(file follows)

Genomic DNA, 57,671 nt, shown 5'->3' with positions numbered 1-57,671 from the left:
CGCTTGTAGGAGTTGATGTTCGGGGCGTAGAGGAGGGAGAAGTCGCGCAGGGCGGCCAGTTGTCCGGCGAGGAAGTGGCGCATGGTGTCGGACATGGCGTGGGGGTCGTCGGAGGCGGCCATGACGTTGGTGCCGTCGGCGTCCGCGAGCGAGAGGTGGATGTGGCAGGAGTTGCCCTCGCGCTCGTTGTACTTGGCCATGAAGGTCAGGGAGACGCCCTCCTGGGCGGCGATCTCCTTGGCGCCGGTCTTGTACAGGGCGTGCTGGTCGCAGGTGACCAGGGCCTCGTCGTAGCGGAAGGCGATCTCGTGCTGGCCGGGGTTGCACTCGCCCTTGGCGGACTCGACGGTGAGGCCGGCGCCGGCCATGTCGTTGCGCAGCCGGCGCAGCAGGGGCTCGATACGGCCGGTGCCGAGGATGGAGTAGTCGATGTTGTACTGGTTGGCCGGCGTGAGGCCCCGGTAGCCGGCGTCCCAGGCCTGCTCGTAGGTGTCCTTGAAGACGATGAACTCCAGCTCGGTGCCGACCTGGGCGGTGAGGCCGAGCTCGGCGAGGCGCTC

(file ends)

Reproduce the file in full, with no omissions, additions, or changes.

Genomic DNA, 57,671 nt, shown 5'->3' with positions numbered 1-57,671 from the left:
CGCTTGTAGGAGTTGATGTTCGGGGCGTAGAGGAGGGAGAAGTCGCGCAGGGCGGCCAGTTGTCCGGCGAGGAAGTGGCGCATGGTGTCGGACATGGCGTGGGGGTCGTCGGAGGCGGCCATGACGTTGGTGCCGTCGGCGTCCGCGAGCGAGAGGTGGATGTGGCAGGAGTTGCCCTCGCGCTCGTTGTACTTGGCCATGAAGGTCAGGGAGACGCCCTCCTGGGCGGCGATCTCCTTGGCGCCGGTCTTGTACAGGGCGTGCTGGTCGCAGGTGACCAGGGCCTCGTCGTAGCGGAAGGCGATCTCGTGCTGGCCGGGGTTGCACTCGCCCTTGGCGGACTCGACGGTGAGGCCGGCGCCGGCCATGTCGTTGCGCAGCCGGCGCAGCAGGGGCTCGATACGGCCGGTGCCGAGGATGGAGTAGTCGATGTTGTACTGGTTGGCCGGCGTGAGGCCCCGGTAGCCGGCGTCCCAGGCCTGCTCGTAGGTGTCCTTGAAGACGATGAACTCCAGCTCGGTGCCGACCTGGGCGGTGAGGCCGAGCTCGGCGAGGCGCTC